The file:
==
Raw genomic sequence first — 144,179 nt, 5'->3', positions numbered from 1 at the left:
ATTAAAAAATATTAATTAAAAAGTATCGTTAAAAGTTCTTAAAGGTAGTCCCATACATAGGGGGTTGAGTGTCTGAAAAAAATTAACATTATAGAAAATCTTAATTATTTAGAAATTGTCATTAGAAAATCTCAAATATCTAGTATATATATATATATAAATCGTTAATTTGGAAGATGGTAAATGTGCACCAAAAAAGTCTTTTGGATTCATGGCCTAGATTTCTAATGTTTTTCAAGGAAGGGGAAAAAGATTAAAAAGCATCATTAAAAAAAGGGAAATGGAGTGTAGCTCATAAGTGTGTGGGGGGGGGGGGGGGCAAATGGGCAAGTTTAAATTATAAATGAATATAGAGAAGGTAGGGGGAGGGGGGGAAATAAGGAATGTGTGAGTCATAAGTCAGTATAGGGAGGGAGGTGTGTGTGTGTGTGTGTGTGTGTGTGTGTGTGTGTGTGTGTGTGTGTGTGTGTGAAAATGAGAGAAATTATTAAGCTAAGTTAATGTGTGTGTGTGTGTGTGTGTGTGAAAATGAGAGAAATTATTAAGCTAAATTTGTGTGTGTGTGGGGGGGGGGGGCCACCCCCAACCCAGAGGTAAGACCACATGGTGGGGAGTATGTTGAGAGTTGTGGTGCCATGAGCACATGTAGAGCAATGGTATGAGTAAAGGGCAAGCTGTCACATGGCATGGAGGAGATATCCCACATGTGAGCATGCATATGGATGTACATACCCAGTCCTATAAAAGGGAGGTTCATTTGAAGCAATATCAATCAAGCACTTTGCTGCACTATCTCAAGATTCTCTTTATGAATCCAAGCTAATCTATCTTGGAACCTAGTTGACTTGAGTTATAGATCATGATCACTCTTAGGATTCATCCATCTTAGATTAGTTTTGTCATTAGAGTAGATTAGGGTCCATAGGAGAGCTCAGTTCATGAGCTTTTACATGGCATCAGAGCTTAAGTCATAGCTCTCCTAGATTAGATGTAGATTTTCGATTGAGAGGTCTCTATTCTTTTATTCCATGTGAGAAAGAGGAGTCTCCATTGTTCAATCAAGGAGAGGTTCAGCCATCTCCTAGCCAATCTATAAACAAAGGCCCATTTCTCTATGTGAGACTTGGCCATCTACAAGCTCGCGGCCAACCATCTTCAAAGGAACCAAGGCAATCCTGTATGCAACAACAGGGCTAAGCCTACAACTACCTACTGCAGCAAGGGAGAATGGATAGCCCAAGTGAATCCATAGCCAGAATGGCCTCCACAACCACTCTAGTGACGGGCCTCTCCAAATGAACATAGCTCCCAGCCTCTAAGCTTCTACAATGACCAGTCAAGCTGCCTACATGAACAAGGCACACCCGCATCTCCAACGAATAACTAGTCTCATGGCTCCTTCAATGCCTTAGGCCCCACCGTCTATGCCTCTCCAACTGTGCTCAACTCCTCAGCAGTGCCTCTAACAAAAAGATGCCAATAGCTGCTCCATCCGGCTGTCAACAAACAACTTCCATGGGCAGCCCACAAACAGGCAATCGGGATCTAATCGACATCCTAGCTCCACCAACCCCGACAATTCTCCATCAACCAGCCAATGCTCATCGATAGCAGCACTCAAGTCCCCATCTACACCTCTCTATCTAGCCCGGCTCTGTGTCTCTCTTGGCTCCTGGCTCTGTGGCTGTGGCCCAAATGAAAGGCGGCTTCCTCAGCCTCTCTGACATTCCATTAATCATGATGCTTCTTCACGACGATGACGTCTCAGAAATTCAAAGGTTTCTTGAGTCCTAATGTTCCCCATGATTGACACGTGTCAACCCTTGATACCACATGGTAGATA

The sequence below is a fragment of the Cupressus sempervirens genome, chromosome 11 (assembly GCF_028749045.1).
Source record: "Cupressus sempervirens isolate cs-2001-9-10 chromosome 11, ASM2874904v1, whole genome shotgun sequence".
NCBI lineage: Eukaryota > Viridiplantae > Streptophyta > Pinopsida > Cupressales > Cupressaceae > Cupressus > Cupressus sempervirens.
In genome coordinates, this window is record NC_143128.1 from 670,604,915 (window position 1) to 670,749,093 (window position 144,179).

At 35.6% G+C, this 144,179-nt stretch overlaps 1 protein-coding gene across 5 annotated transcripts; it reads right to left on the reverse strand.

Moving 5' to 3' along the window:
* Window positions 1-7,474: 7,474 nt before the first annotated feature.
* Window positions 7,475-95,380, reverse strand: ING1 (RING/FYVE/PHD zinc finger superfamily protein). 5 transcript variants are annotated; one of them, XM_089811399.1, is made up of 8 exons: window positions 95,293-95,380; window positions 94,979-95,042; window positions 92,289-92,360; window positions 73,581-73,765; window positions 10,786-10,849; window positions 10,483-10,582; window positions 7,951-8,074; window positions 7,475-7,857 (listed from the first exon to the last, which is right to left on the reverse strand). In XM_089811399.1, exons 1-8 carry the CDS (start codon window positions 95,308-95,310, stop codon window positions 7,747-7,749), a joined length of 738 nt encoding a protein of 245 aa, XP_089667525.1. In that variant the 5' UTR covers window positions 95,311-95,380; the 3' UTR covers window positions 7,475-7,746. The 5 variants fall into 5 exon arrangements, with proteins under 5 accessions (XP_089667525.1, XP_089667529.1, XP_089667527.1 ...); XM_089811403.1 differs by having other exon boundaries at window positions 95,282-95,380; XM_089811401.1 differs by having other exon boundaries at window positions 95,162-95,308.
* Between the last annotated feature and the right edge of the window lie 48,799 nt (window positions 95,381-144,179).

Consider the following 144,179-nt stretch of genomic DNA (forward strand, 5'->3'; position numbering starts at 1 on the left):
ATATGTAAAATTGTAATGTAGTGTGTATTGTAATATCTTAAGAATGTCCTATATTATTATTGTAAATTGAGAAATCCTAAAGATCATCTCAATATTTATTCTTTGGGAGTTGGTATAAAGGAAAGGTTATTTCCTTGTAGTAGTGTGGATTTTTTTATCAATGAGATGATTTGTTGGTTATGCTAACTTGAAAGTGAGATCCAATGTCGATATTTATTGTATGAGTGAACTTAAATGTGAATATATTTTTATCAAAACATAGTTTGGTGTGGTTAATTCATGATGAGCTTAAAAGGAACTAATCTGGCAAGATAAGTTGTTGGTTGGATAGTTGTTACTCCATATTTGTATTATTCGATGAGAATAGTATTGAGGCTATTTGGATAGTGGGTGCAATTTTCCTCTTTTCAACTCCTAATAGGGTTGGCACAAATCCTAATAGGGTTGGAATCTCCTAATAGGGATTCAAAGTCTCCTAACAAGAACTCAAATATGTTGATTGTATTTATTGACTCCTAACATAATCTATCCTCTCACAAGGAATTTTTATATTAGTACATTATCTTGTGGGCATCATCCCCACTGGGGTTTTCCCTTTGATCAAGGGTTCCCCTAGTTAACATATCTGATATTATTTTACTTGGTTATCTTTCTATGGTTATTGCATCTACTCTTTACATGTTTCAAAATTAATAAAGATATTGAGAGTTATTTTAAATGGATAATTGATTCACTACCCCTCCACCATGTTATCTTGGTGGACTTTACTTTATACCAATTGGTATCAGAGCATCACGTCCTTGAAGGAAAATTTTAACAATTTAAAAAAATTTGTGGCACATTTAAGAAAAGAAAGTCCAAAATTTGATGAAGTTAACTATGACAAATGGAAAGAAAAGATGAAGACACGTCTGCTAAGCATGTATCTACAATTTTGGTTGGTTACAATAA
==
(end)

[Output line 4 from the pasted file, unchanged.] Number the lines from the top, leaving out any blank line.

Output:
Source record: "Cupressus sempervirens isolate cs-2001-9-10 chromosome 11, ASM2874904v1, whole genome shotgun sequence".